This is where it all began, in Marathon 112 years ago, when the first ever marathon race was run. It wasn’t 42.195 kilometres back in 1896 (or in 490BC, when the famous battle which inspired the race was won), but that’s another story. This is the course that every marathon runner, elite or otherwise should want to run at some point in their career. And Mai Tagami of Japan is no exception.
In the week following Sydney Olympic champion, Naoko Takahashi’s or Q-Chan’s (as she is known by her fans) retirement, one of her former colleagues is about to tread the trail that Takahashi would have loved to have taken, had she been fit enough to defend her Olympic title four years ago.
“I know it’s a hard course,” said 28-year-old Tagami at the Friday’s press conference (7) for the Alpha Bank Athens Classic Marathon, “but I’m pleased to have the opportunity to run such an interesting race.”
Tagami is coached by Yoshio Koide, who guided Takahashi to Olympic gold in Sydney. And Tagami can confirm all the stories about coach Koide’s demands. “He’s very tough,” said the diminutive runner, barely taller than compatriot Mizuki Noguchi, who won the Olympic race here in Athens four years ago. “He took me to Boulder (Colorado USA) for the first time this summer. Some weeks I was running 200 kilometres, other weeks, it was 300 kilometres.”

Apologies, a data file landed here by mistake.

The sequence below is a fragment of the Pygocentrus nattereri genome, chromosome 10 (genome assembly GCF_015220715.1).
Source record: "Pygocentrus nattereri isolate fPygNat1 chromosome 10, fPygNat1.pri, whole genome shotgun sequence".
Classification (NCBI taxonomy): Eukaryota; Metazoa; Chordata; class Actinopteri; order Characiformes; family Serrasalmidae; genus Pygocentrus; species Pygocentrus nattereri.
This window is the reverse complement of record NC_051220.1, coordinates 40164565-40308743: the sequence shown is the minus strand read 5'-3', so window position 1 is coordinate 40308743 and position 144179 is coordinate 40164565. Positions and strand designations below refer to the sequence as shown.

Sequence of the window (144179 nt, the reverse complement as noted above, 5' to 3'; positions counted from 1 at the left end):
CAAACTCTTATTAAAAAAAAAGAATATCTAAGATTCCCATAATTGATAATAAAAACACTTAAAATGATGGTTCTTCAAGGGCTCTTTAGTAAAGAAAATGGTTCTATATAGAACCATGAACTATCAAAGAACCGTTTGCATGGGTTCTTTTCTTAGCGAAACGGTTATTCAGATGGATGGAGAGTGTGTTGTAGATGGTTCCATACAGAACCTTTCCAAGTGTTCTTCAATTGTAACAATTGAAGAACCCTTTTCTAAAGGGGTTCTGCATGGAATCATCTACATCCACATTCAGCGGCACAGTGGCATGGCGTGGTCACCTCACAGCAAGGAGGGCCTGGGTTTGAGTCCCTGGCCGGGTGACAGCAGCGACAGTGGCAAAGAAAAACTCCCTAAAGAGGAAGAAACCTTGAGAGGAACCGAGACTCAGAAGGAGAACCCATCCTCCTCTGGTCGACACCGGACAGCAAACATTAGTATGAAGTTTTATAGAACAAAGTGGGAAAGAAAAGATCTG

But that’s no deterrent to Tagami, who was born in Kobe, but lives in Chiba. “I like running,” she says simply. Just so. She has run three marathons already this year, the most recent being a win in Melbourne four weeks ago, when a strong headwind in the second half of the race restricted her time to 2:38:43. Her best, from Hokkaido 2004 is exactly nine minutes faster. But she concedes on the hilly Marathon to Athens course, she’ll probably do no better than 2:35.
She switched to marathons at the age of 19, when she realised that 800 metres best of 2:12 wasn’t going to get her anywhere. The move was an immediate success, she won her debut race, the Universities’ Championship in Sasayama that same year, 1999.
Her career since then has included an eighth place in Boston 2002, on the way to that best of 2:29:43, second to Masako Shiba in Hokkaido 2004. “It would be my biggest success if I win here,” she said. And she’ll have plenty of inspiration to do that. “My parents (Shiro and mother, Shoko) are coming tomorrow.”
The men’s race will almost inevitably be another Kenyan success, since the fastest man in the field, Migidio Bourifa (2:09:07 for third in Paris 2002) has agreed to act as pacemaker for Benson Kimutai, Paul Kogo and Elias Chebet, all of whom have run under 2:11.
Pat Butcher for the IAAF